XML struggling for enterprise customer acceptance
Technology is still widely lauded, but vendor agendas and slow standards development hurt implementation.
Everyone loves XML, the technology that can be used to tag electronic document content for easy searching and sharing among business partners. Microsoft, IBM and a slew of e-commerce hotshots such as Commerce One and Ariba can't stop talking about XML as the foundation for Web-based commerce.
Despite the fact that XML 1.0 debuted nearly three years ago as a World Wide Web Consortium standard, few businesses are using applications based on it, even though almost every e-commerce application vendor or network service claims to support XML.
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Observers say vendors of e-commerce applications are largely to blame. Many vendors at the forefront of the XML revolution are working at cross-purposes in the way they implement XML, thus forcing users to convert purchase orders defined according to Ariba's XML specification, for instance, into purchase orders defined according to rival Commerce One's specifications. Users often end up paying a service provider to do this XML "dialect" conversion, which adds to the cost.
In addition, XML is an ever-evolving set of standards that has led many to believe the technology's not soup yet.
"We process over one million business-to-business transactions per day on our service," says Steve Goldstein, who is e-business development manager at Peregrine Systems, which recently bought Harbinger. His connect2.net service converts assorted electronic data interchange (EDI), XML and other formats in documents exchanged by customers such as B.F. Goodrich and Dell Computer. "Less than 2% of those documents are in XML. Most are still in EDI."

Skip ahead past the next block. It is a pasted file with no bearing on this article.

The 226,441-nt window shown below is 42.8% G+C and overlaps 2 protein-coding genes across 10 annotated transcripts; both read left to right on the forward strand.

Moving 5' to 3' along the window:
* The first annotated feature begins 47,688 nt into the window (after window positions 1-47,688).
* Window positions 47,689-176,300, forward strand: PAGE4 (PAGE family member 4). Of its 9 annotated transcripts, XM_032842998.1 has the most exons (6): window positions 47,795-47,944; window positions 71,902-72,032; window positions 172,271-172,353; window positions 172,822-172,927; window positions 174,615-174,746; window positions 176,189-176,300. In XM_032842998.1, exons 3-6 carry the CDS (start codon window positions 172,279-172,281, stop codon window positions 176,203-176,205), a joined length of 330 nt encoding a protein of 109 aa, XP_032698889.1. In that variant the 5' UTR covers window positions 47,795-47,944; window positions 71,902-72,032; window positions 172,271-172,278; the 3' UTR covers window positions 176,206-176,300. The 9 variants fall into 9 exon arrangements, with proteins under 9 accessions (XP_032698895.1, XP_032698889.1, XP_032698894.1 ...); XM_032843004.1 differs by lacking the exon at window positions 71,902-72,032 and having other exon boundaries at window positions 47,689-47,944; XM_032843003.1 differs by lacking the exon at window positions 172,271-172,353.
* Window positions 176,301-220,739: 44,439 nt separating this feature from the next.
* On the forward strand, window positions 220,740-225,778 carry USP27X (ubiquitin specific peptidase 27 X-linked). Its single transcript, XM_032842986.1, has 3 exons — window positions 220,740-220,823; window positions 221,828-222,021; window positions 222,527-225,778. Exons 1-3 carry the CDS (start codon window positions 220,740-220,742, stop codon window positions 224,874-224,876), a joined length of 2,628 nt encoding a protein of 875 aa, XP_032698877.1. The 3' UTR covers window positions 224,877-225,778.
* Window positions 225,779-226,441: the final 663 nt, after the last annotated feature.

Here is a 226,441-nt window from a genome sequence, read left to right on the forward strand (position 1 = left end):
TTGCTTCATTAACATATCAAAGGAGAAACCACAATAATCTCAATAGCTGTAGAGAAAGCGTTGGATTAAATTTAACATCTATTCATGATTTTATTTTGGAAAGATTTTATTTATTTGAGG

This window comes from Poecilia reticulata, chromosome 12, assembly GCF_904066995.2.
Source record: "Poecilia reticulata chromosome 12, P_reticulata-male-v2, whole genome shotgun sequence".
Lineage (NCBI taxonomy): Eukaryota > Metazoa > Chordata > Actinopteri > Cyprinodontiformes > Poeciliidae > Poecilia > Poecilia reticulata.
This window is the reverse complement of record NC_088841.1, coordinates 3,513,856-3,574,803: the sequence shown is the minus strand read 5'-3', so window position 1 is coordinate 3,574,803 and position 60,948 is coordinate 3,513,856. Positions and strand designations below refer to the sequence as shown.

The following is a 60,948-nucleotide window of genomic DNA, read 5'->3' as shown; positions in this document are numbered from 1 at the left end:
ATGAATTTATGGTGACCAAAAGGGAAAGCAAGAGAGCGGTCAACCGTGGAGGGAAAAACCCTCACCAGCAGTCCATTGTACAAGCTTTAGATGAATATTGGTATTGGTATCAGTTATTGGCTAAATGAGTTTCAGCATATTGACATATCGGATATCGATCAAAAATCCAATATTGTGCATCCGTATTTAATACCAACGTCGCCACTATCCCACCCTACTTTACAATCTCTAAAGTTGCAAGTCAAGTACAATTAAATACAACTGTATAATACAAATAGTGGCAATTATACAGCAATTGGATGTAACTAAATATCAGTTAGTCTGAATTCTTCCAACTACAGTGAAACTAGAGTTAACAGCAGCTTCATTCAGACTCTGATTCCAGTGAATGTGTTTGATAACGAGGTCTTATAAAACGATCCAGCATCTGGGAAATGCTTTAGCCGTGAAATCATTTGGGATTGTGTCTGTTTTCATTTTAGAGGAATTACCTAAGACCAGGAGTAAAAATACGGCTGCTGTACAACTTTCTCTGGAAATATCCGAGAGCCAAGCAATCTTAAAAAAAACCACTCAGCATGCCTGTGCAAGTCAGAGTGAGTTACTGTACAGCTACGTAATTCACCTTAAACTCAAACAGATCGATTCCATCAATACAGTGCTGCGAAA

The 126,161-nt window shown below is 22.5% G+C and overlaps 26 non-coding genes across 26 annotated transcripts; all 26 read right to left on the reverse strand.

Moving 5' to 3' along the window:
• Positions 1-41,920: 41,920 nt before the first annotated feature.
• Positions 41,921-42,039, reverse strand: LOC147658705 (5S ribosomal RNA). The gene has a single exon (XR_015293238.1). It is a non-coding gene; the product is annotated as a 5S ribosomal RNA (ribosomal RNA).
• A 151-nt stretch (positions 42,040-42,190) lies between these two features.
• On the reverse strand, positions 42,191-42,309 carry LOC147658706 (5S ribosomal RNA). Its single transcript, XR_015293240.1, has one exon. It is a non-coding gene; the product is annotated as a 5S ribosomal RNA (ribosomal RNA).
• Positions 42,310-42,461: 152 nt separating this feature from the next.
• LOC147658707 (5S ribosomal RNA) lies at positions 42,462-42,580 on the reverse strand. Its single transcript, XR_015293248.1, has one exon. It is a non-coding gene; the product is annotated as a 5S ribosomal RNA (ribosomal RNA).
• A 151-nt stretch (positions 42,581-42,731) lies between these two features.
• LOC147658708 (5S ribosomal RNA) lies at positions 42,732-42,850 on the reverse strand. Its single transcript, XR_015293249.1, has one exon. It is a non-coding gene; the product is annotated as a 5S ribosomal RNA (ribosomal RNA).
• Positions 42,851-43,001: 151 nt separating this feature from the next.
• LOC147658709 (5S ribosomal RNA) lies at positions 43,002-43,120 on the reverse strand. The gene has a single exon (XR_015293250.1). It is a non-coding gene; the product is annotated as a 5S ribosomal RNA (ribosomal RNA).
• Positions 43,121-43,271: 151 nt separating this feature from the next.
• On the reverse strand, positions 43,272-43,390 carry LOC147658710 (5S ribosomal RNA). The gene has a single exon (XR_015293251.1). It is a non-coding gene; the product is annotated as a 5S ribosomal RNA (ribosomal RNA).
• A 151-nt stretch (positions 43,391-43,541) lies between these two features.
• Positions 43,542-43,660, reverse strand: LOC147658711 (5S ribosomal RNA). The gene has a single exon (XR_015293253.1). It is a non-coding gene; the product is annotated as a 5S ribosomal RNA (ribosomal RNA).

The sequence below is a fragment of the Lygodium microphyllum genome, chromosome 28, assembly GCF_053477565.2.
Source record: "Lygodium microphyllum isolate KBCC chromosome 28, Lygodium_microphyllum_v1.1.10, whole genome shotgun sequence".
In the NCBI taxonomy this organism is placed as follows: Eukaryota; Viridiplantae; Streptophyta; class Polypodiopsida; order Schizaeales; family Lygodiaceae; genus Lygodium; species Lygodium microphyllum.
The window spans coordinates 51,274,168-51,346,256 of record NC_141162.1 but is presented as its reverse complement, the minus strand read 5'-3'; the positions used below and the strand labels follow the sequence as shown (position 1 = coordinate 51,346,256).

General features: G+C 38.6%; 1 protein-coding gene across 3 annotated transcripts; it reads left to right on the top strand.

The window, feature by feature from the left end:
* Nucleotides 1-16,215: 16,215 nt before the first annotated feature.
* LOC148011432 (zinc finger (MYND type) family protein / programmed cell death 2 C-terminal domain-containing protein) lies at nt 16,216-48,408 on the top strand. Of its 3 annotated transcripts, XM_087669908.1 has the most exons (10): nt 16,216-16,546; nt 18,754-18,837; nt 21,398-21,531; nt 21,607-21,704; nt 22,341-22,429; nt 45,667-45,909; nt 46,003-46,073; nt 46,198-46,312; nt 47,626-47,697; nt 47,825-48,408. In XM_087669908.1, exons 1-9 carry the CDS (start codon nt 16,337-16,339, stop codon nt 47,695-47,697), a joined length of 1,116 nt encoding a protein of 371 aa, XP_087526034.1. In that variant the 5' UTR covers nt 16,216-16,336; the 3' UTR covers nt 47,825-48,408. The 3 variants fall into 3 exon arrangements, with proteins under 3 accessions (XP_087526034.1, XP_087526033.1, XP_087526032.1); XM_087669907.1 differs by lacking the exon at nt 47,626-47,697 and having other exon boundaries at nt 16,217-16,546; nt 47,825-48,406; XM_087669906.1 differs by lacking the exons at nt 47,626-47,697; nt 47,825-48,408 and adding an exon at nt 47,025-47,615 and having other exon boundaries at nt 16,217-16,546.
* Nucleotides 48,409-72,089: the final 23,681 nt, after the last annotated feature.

Goldstein's guess is less than 5% of all business-to-business transactions are done using XML. The main problem with XML is the technology has become splintered, forcing users to convert documents between different vendors' XML tag sets. Commerce One, for instance, has the cXML and "Roundtrip" tag sets, while its rival, Ariba, promotes its xCBL and "Punchout" tag sets. Microsoft has BizTalk, and then there's the RosettaNet consortium XML document set supported by the electronics industry.
"There are fees for doing this XML-to-XML document conversion, and frankly, it's a profitable business model for us," Goldstein says.
Some companies are buying into such conversion services, though. J.L. Hammett, which uses Ironside Technologies' Ironworks commerce server to accept purchase orders over the Internet, uses the Ironside. net conversion service to change Ariba-defined purchase orders into Commerce One-defined ones, when necessary.
"We now get 18% of our sales online, which is more than $30 million annually," says Dave Merigold, J.L. Hammett's director of marketing. "But it does cost money to do XML-to-XML conversion."
This is ironic for XML, because the original idea was the technology would not require the kinds of value-added network services - and costs - that have turned off many EDI users.
"Sure, XML and the Web will eventually replace EDI, and will bring new trading partners to the Web," says Joseph Giles, vice president and chief information officer at Vans, which sells skating and snowboarding equipment. Vans, using IBM's WebSphere application server, has opened up its J.D. Edwards supply-chain system to distributors and equipment suppliers to check order status and transact business.
But Giles says he hears more demand for EDI. "XML is just the buzzword du jour," he says.
SciQuest is one of the most active online business-to-business exchanges, with more than 700 suppliers, including Dow Chemical and DuPont, selling scientific and laboratory products to university and commercial researchers. SciQuest uses Mercator's Windows NT-based CommerceBroker translation and mapping server to convert purchase orders, acknowledgements and invoices into EDI, XML or formats such as SAP R/3 - whatever each business partner on the exchange wants, says Karen Khiser, SciQuest's director of e-commerce integration.
"Not many people have XML at this point, though we do have two suppliers receiving XML documents with us," Khiser says. "But the XML document standards are so ill-defined at this point."